NASA has awarded the University of Colorado at Boulder $2 million for graduate students to design, build and launch four payloads on sounding rockets from the White Sands Missile Range in New Mexico to study X-ray emissions from the edges of the solar system and beyond.
Centered in CU-Boulder's Center for Astrophysics and Space Astronomy, the project is funded by NASA's Sounding Rocket Program, which provides universities with a low-cost test bed for validating new space instruments and developing novel technologies. The first sounding rocket launch funded by the new NASA award is slated for June 2009, said CASA Professor Webster Cash, principal investigator on the project.
Cash, who noted that the CASA student sounding rocket program has been active for more than 30 years, said CU's X-ray sounding rocket missions traditionally are led by doctoral students. The lead students for each flight generally receive their doctorates about a year after the launch of their rockets, using scientific data gathered by the payload as the basis for their theses, said Cash, also a faculty member in CU-Boulder's astrophysical and planetary sciences department.
The 2009 suborbital payload, dubbed EXOS, is a slightly modified instrument package flown by CASA from White Sands in 2006, said CASA doctoral candidate Phil Oakley, who is leading the project. The idea of the missions is to tease out more information about the origins and implications of soft X-ray emissions from sources like the "hot bubble" surrounding the solar system and nearby stellar objects.
"Our spectrograph basically splits light, allowing us to deduce the composition, age, and temperature of our targets," said Oakley. "The thing that appeals to me most about this program is the exploratory nature of these missions. We point our instruments at interesting targets, take data and make new discoveries with a very broad focus."
The team will be observing a number of targets, from a tattered supernova remnant known as the Cygnus Loop located about 1,500 light-years from Earth to hot, ionized gas clouds in the spherical halo of the Milky Way. Subsequent CASA launches featuring even more refined instrumentation will focus on fainter and fainter targets, as well as the role the solar wind plays in creating soft X-rays, he said.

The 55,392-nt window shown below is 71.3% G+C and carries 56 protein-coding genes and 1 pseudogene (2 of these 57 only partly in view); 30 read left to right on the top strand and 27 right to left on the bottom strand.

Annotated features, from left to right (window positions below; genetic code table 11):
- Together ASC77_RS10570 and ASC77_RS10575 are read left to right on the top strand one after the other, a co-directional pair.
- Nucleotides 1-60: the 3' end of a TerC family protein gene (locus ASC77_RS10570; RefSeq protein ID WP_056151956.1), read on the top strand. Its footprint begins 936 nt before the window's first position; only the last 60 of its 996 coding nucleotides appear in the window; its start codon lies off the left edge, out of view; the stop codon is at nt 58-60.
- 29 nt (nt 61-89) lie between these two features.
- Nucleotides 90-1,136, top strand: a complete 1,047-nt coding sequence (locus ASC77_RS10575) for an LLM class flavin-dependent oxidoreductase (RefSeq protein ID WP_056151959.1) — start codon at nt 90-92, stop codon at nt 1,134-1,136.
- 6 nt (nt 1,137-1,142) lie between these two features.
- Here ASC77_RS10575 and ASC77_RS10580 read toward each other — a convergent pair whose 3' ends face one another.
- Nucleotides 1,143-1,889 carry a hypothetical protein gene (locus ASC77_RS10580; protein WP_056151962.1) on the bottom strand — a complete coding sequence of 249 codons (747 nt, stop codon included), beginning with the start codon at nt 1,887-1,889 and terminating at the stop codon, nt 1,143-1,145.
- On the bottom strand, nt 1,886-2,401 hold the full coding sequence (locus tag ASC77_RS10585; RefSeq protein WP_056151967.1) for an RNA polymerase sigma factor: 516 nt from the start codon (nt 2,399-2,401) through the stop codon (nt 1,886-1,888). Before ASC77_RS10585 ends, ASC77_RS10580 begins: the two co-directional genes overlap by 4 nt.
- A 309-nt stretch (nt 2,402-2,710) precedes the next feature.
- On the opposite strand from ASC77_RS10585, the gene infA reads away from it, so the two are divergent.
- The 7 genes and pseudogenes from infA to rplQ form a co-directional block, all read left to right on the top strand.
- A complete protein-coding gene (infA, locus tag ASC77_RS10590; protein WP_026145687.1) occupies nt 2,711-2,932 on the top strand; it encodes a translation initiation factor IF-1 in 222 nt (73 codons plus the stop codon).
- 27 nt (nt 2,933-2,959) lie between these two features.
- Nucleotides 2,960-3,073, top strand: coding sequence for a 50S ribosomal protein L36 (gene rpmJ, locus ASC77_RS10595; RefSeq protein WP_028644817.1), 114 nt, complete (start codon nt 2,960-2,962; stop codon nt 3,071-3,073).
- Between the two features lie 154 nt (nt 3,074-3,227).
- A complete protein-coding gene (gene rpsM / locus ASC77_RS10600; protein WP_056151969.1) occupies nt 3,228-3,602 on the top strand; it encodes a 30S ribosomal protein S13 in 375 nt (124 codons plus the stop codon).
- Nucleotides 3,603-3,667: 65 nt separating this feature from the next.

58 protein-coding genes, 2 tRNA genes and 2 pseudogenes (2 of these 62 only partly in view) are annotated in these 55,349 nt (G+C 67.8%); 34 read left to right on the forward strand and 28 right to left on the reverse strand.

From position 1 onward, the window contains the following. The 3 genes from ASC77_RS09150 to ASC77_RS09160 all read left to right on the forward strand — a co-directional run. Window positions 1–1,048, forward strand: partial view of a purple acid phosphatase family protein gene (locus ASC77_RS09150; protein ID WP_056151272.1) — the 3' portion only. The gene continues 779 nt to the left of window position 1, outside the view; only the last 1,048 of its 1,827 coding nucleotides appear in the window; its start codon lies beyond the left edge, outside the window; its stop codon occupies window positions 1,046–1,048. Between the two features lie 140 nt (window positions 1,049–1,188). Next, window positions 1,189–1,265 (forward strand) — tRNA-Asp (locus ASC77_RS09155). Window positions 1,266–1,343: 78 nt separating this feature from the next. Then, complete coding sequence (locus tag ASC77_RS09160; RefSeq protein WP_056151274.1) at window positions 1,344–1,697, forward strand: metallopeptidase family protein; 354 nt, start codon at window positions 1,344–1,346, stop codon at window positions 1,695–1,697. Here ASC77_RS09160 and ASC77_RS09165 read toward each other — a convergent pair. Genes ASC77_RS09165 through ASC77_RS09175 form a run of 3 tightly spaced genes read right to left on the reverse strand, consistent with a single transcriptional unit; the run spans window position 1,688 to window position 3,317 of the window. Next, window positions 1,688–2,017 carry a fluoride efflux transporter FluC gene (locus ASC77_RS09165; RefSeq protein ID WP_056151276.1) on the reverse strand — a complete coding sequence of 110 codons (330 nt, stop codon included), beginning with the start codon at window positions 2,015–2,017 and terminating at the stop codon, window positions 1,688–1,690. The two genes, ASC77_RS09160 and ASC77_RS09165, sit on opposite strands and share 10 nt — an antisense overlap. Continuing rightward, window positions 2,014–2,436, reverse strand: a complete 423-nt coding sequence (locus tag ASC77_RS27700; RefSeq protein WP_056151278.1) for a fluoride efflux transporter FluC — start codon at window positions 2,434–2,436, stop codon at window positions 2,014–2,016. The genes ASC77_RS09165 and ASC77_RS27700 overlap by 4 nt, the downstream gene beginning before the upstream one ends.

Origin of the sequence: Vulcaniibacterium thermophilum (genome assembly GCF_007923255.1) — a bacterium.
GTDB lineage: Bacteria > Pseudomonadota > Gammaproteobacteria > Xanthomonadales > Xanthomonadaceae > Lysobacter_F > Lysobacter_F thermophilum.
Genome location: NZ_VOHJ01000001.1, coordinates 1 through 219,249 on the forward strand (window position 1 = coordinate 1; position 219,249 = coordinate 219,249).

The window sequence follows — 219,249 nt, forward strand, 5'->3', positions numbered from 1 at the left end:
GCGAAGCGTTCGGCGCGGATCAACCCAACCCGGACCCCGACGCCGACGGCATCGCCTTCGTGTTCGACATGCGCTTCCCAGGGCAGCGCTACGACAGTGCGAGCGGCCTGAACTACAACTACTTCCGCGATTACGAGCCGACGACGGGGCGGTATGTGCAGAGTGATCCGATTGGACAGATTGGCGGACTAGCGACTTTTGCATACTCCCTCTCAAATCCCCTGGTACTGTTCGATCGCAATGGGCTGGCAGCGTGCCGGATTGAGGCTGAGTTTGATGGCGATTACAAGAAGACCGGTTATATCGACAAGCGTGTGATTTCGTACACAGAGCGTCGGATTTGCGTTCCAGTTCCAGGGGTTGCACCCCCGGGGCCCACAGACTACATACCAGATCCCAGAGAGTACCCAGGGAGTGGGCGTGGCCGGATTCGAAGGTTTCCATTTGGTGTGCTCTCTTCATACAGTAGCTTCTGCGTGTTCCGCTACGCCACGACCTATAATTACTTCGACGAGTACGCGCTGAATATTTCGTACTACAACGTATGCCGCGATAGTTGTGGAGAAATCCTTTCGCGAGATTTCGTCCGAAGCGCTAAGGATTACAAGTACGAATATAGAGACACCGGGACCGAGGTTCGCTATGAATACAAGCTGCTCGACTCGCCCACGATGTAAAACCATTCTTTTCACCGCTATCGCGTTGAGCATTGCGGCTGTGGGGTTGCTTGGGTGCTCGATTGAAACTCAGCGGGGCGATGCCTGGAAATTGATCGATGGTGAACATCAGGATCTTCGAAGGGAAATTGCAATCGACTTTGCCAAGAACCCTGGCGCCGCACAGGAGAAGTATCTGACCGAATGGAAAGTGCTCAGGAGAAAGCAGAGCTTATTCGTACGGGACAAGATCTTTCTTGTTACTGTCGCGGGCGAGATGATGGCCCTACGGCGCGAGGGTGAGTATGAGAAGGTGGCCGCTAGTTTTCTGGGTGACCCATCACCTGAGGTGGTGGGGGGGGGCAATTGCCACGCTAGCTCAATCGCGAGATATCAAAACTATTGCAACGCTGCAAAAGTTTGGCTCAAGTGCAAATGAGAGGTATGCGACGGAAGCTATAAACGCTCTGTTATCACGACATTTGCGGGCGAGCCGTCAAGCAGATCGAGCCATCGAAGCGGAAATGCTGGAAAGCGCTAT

While some soft X-ray emissions have been linked to solar activity and other more persistent emissions to further reaches of the Milky Way, "there is still a lot we don't understand about them," said Cash. "That's why this is an exciting piece of science."
Subsequent launches of CASA's X-ray payloads from White Sands will take place in 2011, 2012 and 2013, Cash said. Researchers will compare X-ray emissions from different times in the solar cycle to measure the influence of the sun's activity.
NASA's Black Brant sounding rockets used for the launches will reach an altitude of about 200 miles and the payloads will provide about five minutes of data per launch, said Oakley. It takes about one year to analyze data from a single launch, he said.
"After going through the experience of designing, building and flying a payload on a NASA rocket, our students are in very high demand when they graduate," said Cash.
"As an undergraduate looking around at graduate schools, I didn't really see the kinds of hands-on research opportunities provided by CASA anywhere else in the country," said Oakley, who received his bachelor's degree from the University of California-Berkeley. There will be several other graduate and undergraduate students involved in the effort in the coming years, said Oakley.
Oakley also is involved in the New Worlds Observer effort, a proposed NASA mission led by CASA's Cash to zero in on Earth-like planets in other solar systems. Astronomers would use a gigantic, daisy-shaped space shield to block out glaring starlight and image fainter light from distant planets with a trailing space telescope and identify planetary features like oceans, continents, polar caps and cloud banks and even detect biomarkers like methane, oxygen and water.
CASA also has an active ultraviolet sounding rocket program led by Professor James Green of CASA. Last year NASA awarded CASA $1.2 million to design and build a UV rocket payload to probe a nearby interstellar cloud with new technology that may help scientists better understand the mass and evolution of distant galaxies.
Two of the 12 astrophysics sounding rocket programs around the country currently funded by NASA are at CU-Boulder, Cash said. CASA has launched roughly 20 sounding rockets in the past three decades.